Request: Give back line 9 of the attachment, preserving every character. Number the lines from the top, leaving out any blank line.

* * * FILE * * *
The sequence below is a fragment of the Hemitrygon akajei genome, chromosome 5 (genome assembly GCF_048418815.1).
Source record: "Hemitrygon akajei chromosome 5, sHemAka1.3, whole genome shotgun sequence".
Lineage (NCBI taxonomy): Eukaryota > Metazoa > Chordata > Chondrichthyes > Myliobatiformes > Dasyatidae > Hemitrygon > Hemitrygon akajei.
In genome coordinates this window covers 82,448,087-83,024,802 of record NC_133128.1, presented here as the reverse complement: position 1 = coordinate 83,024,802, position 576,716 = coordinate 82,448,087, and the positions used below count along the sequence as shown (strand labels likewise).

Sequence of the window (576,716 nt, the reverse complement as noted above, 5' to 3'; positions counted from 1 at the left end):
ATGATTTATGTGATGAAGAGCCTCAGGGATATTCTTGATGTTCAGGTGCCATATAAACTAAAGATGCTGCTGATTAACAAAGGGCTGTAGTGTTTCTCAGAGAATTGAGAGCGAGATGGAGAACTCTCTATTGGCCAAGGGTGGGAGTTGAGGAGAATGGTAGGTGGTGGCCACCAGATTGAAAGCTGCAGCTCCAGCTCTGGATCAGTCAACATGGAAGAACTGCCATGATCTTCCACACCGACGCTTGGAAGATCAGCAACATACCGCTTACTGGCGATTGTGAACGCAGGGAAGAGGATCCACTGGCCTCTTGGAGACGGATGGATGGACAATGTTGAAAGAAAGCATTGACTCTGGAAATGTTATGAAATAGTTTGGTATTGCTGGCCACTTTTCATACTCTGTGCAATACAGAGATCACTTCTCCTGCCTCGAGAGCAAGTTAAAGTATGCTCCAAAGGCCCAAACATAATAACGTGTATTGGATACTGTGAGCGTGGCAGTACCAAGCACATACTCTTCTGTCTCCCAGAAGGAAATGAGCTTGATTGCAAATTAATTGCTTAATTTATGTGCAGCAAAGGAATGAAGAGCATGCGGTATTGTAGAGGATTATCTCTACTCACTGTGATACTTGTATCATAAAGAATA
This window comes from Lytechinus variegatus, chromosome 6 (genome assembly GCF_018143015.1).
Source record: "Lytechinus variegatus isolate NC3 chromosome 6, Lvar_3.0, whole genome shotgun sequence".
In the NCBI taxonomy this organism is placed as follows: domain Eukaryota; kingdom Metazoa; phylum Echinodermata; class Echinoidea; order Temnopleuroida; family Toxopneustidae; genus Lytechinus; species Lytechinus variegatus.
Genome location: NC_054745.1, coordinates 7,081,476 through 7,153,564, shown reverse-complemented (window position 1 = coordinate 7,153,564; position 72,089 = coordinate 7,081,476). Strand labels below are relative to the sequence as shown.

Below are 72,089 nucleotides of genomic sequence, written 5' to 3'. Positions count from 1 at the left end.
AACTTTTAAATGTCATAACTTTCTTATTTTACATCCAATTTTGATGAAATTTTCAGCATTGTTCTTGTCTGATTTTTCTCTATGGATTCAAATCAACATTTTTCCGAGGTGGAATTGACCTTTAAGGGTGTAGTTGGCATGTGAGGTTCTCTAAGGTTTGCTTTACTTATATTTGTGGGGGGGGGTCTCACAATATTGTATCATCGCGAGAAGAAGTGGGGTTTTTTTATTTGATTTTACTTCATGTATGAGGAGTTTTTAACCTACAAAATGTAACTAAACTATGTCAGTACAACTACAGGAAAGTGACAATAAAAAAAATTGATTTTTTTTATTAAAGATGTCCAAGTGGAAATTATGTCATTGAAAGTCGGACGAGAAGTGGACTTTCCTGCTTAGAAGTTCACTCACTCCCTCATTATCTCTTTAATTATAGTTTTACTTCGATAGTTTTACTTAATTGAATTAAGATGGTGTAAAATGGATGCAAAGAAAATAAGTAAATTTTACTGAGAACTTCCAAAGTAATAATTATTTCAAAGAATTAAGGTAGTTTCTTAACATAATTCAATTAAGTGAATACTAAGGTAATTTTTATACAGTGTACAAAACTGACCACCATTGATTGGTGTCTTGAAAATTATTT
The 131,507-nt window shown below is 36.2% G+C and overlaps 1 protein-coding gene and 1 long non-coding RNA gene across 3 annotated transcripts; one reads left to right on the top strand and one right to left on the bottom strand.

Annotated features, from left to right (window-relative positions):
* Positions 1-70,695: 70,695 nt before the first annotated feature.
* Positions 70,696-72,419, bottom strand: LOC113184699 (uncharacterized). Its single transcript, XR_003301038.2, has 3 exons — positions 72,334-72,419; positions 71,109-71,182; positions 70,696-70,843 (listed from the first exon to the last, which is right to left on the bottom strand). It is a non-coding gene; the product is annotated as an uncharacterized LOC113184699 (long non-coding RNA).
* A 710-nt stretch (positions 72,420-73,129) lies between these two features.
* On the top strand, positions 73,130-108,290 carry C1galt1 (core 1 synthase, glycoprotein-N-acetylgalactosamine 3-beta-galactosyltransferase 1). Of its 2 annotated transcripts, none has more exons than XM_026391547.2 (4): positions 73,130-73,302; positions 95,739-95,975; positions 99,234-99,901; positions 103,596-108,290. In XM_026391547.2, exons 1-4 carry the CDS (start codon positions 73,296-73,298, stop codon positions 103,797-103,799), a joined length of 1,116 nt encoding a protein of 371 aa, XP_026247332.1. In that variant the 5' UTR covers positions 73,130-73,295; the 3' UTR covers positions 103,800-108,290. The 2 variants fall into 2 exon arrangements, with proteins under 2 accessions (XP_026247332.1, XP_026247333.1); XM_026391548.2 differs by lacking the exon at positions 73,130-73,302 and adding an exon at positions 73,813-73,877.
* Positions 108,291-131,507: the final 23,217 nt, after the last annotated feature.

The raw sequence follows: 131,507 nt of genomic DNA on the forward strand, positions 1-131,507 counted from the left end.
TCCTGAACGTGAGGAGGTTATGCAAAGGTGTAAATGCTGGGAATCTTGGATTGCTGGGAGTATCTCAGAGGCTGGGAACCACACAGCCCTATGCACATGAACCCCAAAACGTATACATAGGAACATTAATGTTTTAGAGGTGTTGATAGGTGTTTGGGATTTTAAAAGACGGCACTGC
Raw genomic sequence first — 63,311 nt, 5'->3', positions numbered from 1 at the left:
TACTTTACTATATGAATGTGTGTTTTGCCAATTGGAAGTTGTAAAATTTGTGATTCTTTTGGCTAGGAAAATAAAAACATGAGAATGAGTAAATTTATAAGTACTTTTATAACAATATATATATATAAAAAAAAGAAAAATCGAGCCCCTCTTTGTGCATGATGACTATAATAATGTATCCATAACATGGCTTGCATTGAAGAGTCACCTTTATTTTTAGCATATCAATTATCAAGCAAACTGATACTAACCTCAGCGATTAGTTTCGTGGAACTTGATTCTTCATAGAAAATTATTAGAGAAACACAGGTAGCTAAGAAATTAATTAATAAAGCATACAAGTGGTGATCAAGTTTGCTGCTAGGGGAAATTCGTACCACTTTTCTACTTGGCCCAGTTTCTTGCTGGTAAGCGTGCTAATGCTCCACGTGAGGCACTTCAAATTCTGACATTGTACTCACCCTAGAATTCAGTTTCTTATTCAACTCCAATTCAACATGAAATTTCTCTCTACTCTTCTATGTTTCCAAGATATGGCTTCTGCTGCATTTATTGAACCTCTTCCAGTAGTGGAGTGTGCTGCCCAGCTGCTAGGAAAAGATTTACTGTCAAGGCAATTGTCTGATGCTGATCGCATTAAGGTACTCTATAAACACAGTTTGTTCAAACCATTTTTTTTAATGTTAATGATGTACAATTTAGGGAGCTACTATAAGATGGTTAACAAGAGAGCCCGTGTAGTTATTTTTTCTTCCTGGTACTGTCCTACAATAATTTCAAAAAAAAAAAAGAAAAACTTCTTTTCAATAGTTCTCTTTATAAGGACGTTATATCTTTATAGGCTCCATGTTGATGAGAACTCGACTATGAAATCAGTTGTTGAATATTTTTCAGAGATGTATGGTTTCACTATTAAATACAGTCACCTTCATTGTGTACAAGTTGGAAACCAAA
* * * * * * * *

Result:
In the NCBI taxonomy this organism is placed as follows: domain Eukaryota; kingdom Metazoa; phylum Echinodermata; class Echinoidea; order Temnopleuroida; family Toxopneustidae; genus Lytechinus; species Lytechinus variegatus.